Why Obama’s body language is very European

Mirror and matchingOver the next 24 hours all eyes will be on US President Barak Obama as he plays host to the British PM David Cameron at the White House.

And whilst Anglo-American relations are warm and friendly, Obama’s body language will reveal his pan-European tendencies when it comes to security and data protection.

This is in sharp contrast to the reticence of David Cameron to an intra-country solution as advocated by European Commission President Jean-Claude Juncke who’s determined to fast-track the EU General Data Protection Regulation this year.

David Cameron and Barak Obama have a working dinner tomorrow night and will meet in the Oval Office on Friday. They’re expected to discuss a whole range of issues and of course cyber-crime and data protection will be pretty high on the list.

It’s frankly ironic that David Cameron will be sitting down to hear those same arguments for an end to a patchwork of laws that seek to protect citizens from cyber-crime and inadequate data protection when Obama outlines his own plans to introduce very similar protections for US citizens.

In his speech to the Federal Trade Commission at the start of this week, Barak Obama made it clear that in recent data breaches more than 100m Americans had their personal data compromised which, he said can “turn your life upside down.”

So Obama’s solution looks uncannily like the one proposed in Europe. Under Obama’s plans, US companies will be forced to provide earlier information to customers when they’ve suffered a data breach, such as the theft of credit card details and will be forced to implement protections for information collected by tablets, computers and other technologies.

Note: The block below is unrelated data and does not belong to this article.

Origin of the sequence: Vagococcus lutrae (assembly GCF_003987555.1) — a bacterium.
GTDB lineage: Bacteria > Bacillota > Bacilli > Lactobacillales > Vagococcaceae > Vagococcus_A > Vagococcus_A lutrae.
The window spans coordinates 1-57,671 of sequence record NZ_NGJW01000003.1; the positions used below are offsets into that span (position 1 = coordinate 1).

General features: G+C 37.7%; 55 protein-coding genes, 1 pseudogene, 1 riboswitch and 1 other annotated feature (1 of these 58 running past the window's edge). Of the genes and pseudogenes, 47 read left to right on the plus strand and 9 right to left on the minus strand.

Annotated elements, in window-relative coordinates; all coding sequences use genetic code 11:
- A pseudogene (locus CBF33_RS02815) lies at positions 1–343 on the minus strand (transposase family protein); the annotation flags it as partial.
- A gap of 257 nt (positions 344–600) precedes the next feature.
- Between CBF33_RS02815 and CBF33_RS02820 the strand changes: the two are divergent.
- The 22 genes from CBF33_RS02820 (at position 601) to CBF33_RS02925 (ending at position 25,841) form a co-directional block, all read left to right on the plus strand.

And a new consumer privacy Bill of Rights would set the ground rules for the way in which personal information can be used and stored.

Sounds familiar, David?

What’s clear is that a consistent and coordinated approach is now required to deal with the “risks and vulnerabilities as well as the opportunities of this new world” explains Obama.

And like the proposed EU Regulation, Obama has promised tougher powers and sanctions against those companies that fail to take data protection seriously. The call appears to have been positively answered by America’s powerful bankers.

“Our industry shares the president’s commitment to protecting security and privacy of American’s personal information and we appreciate the White House’s engagement on this critical issue. Banks are fully committed to protecting customer data, notifying them in the event of a breach and making our customers whole – regardless of where a breach occurs,” responded Frank Keating, president of American Bankers Association who was doing his best to put a brave face on it.

But international banks must seriously be wondering whether they’re in line for a double whammy of fines for data breaches that occur on both sides of the Atlantic

And like in Europe, existing State laws in the US are confusing for both consumers and companies and so there’s a growing consensus that something needs to be done to bring laws and regulations into the twenty-first century on a federal basis.

The Bill of Rights as proposed by Barak Obama would set a national standard for how companies report breaches of personal information and would annul the current position where each State has its own rules for disclosure of such hacks.

Next Thursday’s State of the Union address will promise legislation by February this year that will for the first time in US history introduce federal standards on the access and processing of data, transparency, control, purpose, limitation, security and accountability.


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